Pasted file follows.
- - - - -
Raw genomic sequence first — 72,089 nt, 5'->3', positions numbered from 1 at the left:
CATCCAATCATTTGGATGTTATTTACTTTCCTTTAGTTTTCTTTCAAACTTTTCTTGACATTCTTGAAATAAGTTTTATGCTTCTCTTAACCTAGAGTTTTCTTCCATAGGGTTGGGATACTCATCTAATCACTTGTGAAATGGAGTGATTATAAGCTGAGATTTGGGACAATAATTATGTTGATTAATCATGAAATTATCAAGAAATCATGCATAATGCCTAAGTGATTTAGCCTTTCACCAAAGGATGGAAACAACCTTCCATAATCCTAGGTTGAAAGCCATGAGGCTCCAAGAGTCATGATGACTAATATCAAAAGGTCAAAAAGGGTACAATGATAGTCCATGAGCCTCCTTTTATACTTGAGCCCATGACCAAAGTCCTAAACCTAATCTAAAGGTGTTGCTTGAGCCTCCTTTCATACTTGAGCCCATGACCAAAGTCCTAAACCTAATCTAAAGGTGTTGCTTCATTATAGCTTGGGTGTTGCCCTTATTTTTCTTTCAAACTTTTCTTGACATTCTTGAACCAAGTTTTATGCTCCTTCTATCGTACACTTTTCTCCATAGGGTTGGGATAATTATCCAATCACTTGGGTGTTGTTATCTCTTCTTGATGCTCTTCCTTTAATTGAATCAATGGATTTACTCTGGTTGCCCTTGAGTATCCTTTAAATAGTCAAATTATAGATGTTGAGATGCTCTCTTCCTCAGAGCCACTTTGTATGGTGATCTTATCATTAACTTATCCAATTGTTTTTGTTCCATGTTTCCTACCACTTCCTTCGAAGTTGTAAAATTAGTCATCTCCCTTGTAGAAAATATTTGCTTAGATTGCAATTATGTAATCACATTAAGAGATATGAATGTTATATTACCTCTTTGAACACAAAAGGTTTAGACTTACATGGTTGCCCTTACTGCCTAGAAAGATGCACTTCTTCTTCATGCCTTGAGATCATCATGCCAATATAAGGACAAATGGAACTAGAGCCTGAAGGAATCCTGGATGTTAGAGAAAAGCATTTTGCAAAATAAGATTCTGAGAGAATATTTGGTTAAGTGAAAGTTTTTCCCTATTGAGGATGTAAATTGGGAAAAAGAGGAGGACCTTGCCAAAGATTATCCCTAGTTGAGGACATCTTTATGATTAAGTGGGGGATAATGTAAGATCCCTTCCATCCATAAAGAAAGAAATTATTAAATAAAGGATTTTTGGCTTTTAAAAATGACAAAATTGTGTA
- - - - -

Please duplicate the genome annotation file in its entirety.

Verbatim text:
Raw genomic sequence first — 72,089 nt, 5'->3', positions numbered from 1 at the left:
CATCCAATCATTTGGATGTTATTTACTTTCCTTTAGTTTTCTTTCAAACTTTTCTTGACATTCTTGAAATAAGTTTTATGCTTCTCTTAACCTAGAGTTTTCTTCCATAGGGTTGGGATACTCATCTAATCACTTGTGAAATGGAGTGATTATAAGCTGAGATTTGGGACAATAATTATGTTGATTAATCATGAAATTATCAAGAAATCATGCATAATGCCTAAGTGATTTAGCCTTTCACCAAAGGATGGAAACAACCTTCCATAATCCTAGGTTGAAAGCCATGAGGCTCCAAGAGTCATGATGACTAATATCAAAAGGTCAAAAAGGGTACAATGATAGTCCATGAGCCTCCTTTTATACTTGAGCCCATGACCAAAGTCCTAAACCTAATCTAAAGGTGTTGCTTGAGCCTCCTTTCATACTTGAGCCCATGACCAAAGTCCTAAACCTAATCTAAAGGTGTTGCTTCATTATAGCTTGGGTGTTGCCCTTATTTTTCTTTCAAACTTTTCTTGACATTCTTGAACCAAGTTTTATGCTCCTTCTATCGTACACTTTTCTCCATAGGGTTGGGATAATTATCCAATCACTTGGGTGTTGTTATCTCTTCTTGATGCTCTTCCTTTAATTGAATCAATGGATTTACTCTGGTTGCCCTTGAGTATCCTTTAAATAGTCAAATTATAGATGTTGAGATGCTCTCTTCCTCAGAGCCACTTTGTATGGTGATCTTATCATTAACTTATCCAATTGTTTTTGTTCCATGTTTCCTACCACTTCCTTCGAAGTTGTAAAATTAGTCATCTCCCTTGTAGAAAATATTTGCTTAGATTGCAATTATGTAATCACATTAAGAGATATGAATGTTATATTACCTCTTTGAACACAAAAGGTTTAGACTTACATGGTTGCCCTTACTGCCTAGAAAGATGCACTTCTTCTTCATGCCTTGAGATCATCATGCCAATATAAGGACAAATGGAACTAGAGCCTGAAGGAATCCTGGATGTTAGAGAAAAGCATTTTGCAAAATAAGATTCTGAGAGAATATTTGGTTAAGTGAAAGTTTTTCCCTATTGAGGATGTAAATTGGGAAAAAGAGGAGGACCTTGCCAAAGATTATCCCTAGTTGAGGACATCTTTATGATTAAGTGGGGGATAATGTAAGATCCCTTCCATCCATAAAGAAAGAAATTATTAAATAAAGGATTTTTGGCTTTTAAAAATGACAAAATTGTGTA